Event Details

Date: Friday, April 9
Time: 5:00 p.m.
Speaker: Kaija Saariaho
Place: McCulloch Auditorium, Pratt Building, Mount Holyoke College
Free and open to the public.

Student Leadership Seminar
Beyond Notes: Orchestrating Leadership for the Twenty-First Century
Saturday, April 10
12 Noon – 2:00 pm

Students are invited to a luncheon seminar with Kaija Saariaho, highlighting the preparation, practice, and work of leadership in the arts.

Preregistration required.

Jeannine Oppewall

On Finding the Art in Industry: A Case Study
Spring 2009

Jeannine Oppewall, our 2009 Leading Women in the Arts guest artist in residence will be at Mount Holyoke on Thursday, April 2 and Friday, April 3, 2009. Ms. Oppewall's visit will include a public lecture on Thursday evening, a Friday leadership luncheon with students, master classes, and small-group conversations with faculty. Ms. Oppewall's lecture, entitled On Finding the Art in Industry: A Case Study, will take place at 7:30pm in Gamble Auditorium, Art Building on the campus of Mount Holyoke.

One of the few women production designers in the film industry and a four-time Oscar nominee, Ms. Oppewall describes her work as a multi-faceted and intensive quest. “I find, I manipulate, I create environments for characters—settings for stories to be told on film," she says, "I collect and relentlessly process images in my search for the perfect settings for the stories I choose to help tell. The perfect settings are precise visual metaphors for the emotional content of the stories. I design from the same deep and private place out of which a writer writes, a painter paints, or an actor acts.”

Ms. Oppewall’s long career began in Venice, California, in the early 1970s when she began work in the studios of the legendary designers, Charles and Ray Eames. Ms. Oppewall is a graduate of Calvin College and received her master’s degree from Bryn Mawr College. A production designer of over thirty films, she has broad experience as an art director, set decorator, and set designer. She was nominated for an Academy Award for Best Art Design for L.A. Confidential (1997, Curtis Hanson, director), Pleasantville (1998, Gary Ross, director), Seabiscuit (2003, Gary Ross, director), and The Good Shepherd (2006, Robert De Niro, director).  She won the Excellence in Production Design Award for the film, Catch Me If You Can (2003), and was  nominated for the same award for the films L.A. Confidential, Pleasantville, Wonder Boys, Seabiscuit, and The Good Shepherd.  She is a member of the Board of Governors of the Academy of Motion Picture Arts and Sciences and serves as a committee member of the Art Directors Guild.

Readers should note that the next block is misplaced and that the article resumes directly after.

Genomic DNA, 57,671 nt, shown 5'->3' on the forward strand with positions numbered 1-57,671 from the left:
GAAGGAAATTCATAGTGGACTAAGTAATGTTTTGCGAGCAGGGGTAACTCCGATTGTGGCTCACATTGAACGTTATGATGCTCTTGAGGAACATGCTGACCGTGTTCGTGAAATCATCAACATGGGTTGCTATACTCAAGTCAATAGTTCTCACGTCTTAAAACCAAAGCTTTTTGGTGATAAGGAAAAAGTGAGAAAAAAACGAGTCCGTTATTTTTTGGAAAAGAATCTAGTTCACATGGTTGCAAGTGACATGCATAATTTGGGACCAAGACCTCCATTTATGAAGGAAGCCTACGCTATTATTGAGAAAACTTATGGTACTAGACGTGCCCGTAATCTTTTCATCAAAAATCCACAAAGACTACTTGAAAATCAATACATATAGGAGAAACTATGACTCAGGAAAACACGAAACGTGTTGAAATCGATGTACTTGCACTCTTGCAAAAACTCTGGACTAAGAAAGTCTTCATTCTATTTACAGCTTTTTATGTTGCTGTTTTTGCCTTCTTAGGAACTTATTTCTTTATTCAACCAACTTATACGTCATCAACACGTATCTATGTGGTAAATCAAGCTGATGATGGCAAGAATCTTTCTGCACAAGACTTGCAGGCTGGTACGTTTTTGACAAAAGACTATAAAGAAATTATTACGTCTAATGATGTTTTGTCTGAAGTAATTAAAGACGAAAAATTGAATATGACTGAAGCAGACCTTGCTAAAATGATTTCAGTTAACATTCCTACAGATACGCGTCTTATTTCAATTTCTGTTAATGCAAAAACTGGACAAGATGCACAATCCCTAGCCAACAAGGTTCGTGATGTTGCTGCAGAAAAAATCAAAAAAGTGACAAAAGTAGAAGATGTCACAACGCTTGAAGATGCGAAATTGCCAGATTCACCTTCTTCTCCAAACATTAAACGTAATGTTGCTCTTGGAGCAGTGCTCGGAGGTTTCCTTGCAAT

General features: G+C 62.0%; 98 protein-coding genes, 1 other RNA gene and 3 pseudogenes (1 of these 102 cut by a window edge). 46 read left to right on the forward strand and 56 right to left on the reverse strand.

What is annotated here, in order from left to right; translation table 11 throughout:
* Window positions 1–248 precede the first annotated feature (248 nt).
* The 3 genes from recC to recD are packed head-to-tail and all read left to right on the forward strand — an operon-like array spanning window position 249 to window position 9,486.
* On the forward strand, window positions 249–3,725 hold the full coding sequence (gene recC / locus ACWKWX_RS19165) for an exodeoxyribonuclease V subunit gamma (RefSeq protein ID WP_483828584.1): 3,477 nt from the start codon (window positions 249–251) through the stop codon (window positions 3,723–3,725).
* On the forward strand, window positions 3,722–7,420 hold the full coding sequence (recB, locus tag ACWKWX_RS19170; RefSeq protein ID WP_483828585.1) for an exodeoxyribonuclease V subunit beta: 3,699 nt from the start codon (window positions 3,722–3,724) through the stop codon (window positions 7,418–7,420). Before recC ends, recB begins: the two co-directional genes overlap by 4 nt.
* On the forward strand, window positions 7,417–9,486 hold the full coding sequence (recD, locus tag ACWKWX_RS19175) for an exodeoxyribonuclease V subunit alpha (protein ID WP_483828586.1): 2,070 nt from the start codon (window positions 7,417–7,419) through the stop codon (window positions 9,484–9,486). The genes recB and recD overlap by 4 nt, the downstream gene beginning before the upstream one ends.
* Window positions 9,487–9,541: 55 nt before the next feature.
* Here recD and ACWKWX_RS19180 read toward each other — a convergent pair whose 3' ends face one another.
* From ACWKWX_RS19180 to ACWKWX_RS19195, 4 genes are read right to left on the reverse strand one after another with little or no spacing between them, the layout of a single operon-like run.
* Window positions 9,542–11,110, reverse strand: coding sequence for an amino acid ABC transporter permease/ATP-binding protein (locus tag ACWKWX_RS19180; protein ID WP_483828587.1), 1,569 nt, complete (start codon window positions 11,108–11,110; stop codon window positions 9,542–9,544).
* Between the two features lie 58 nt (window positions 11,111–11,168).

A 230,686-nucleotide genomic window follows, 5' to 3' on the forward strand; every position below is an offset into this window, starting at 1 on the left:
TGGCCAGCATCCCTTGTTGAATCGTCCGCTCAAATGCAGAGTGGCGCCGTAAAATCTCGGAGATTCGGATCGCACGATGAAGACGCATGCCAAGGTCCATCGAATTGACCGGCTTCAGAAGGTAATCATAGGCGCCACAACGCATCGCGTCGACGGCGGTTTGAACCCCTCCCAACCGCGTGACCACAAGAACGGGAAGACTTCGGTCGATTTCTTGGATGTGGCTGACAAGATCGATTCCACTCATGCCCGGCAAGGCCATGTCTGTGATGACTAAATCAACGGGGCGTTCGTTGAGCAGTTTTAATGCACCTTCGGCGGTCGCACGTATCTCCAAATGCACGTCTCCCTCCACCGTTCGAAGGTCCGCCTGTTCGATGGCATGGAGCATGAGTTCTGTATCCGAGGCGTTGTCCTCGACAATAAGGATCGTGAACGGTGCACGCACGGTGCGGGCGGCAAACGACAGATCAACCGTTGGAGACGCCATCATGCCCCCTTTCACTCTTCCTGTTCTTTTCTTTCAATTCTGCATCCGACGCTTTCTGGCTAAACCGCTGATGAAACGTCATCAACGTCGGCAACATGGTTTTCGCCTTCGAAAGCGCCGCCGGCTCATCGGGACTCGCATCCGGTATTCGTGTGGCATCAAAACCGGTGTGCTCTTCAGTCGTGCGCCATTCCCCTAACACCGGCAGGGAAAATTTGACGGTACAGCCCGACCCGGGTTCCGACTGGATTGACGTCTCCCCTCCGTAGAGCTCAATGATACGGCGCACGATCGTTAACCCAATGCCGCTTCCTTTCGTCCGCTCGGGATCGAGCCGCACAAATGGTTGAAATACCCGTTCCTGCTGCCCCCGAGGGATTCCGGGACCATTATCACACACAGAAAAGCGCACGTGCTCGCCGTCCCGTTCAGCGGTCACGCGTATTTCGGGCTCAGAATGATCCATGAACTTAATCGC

Event Details 

Date: Thursday, April 2
Time: 7:30 p.m.
Speakers: Jeannine Oppewall
Place: Gamble Auditorium, Art Building, Mount Holyoke College
Free and open to the public.

Student Leadership Seminar
A Liberal Arts Education in Action: Reflections and Conclusions
April 3, 12:30 pm

Students are invited to a luncheon seminar with Jeannine Oppewall, leading production designer in the film industry, highlighting the preparation, practice and work of leadership and the arts.

Rachel Rosenthal

"What's Luck Got to Do with It?":
The Extraordinary in Art and Life

Spring 2008

Rachel Rosenthal, the acclaimed artistic director and founder of The Rachel Rosenthal Company, innovative and revolutionary performer, and bold animal rights activist, will deliver the third annual lecture in the Leading Women in the Arts series and the final lecture in the 2007-2008 Bearing Witness lecture series of the Weissman Center for Leadership and the Liberal Arts. Rosenthal believes in the power of interdisciplinary, change, and the bold unpredictability of forms, bodies, sights, and sounds. She has been hailed by critics as a "monument and a marvel" for her pioneering performance techniques.

Rosenthal is known widely for developing a performance technique that is revolution for its integration of elements. She blends text, movement, voice, choreography, improvisation, inventive costuming, dramatic lighting and wildly imaginative sets in ways that produce "an unforgettable 'total theater' experience." In the last two and a half decades, she has presented over forty full-scale performance pieces nationally & internationally. Critics celebrate her performance triumphs and she has been ranked alongside Robert Wilson, Ping Chong, Richard Foreman, Meredith Monk and Laurie Anderson.

In her Spring 2008 Leading Women in the Arts lecture, Rosenthal, who asserts, “who are you and what you make cannot be separated,” will deliberate further on her perspectives on the inextricable links between the personal and the political, and reflect further on the extra-ordinary nature of art and life. In addition to the public lecture, Rachel Rosenthal's guest residency will include a movement workshop, discussions with students and faculty in the arts, and a leadership lunch with students from all disciplines.